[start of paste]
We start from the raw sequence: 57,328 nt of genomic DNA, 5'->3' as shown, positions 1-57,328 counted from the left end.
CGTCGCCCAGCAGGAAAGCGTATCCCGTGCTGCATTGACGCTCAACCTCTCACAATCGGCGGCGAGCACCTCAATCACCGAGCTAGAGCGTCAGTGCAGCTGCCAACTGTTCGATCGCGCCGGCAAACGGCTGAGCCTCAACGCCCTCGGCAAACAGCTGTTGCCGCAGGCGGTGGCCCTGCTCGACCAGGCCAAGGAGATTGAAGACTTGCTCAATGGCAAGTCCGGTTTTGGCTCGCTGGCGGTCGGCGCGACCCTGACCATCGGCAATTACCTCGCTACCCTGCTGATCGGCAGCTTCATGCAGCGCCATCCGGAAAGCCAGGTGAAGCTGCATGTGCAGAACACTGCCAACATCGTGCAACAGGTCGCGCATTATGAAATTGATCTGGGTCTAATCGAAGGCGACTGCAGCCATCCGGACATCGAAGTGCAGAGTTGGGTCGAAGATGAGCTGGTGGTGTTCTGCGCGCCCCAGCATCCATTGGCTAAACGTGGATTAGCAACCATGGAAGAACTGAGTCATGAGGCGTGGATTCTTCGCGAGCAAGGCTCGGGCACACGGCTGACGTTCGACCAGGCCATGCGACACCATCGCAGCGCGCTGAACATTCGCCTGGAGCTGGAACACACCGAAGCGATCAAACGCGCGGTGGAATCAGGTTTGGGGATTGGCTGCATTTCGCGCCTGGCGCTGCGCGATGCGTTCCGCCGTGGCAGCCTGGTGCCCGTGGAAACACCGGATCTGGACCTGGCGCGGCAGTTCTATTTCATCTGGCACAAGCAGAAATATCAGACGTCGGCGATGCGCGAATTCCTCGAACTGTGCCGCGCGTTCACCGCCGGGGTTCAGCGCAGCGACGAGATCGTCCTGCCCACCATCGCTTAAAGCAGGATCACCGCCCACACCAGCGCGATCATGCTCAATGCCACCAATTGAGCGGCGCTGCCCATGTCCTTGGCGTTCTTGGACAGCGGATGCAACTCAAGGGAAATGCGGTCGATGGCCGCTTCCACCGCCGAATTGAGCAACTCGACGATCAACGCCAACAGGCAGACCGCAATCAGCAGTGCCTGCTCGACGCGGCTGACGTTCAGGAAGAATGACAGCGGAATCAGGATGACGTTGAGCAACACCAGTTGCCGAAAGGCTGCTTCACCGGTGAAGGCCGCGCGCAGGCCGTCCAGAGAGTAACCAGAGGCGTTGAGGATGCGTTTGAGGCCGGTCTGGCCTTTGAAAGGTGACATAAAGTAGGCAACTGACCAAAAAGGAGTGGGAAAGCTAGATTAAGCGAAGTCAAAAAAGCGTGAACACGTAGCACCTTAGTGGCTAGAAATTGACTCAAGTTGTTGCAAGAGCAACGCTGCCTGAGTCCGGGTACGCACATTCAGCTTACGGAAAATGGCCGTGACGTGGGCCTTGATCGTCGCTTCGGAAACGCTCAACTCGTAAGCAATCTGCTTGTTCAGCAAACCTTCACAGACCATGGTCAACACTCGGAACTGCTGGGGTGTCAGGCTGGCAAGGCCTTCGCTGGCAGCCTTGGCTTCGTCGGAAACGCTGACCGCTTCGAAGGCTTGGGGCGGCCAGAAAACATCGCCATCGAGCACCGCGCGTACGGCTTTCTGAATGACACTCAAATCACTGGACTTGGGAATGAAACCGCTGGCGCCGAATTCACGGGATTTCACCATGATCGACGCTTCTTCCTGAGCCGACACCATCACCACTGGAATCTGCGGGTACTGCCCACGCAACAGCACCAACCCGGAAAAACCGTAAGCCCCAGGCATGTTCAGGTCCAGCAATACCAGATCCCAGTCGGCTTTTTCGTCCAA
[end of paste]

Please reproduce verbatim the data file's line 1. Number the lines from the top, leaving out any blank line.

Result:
We start from the raw sequence: 57,328 nt of genomic DNA, 5'->3' as shown, positions 1-57,328 counted from the left end.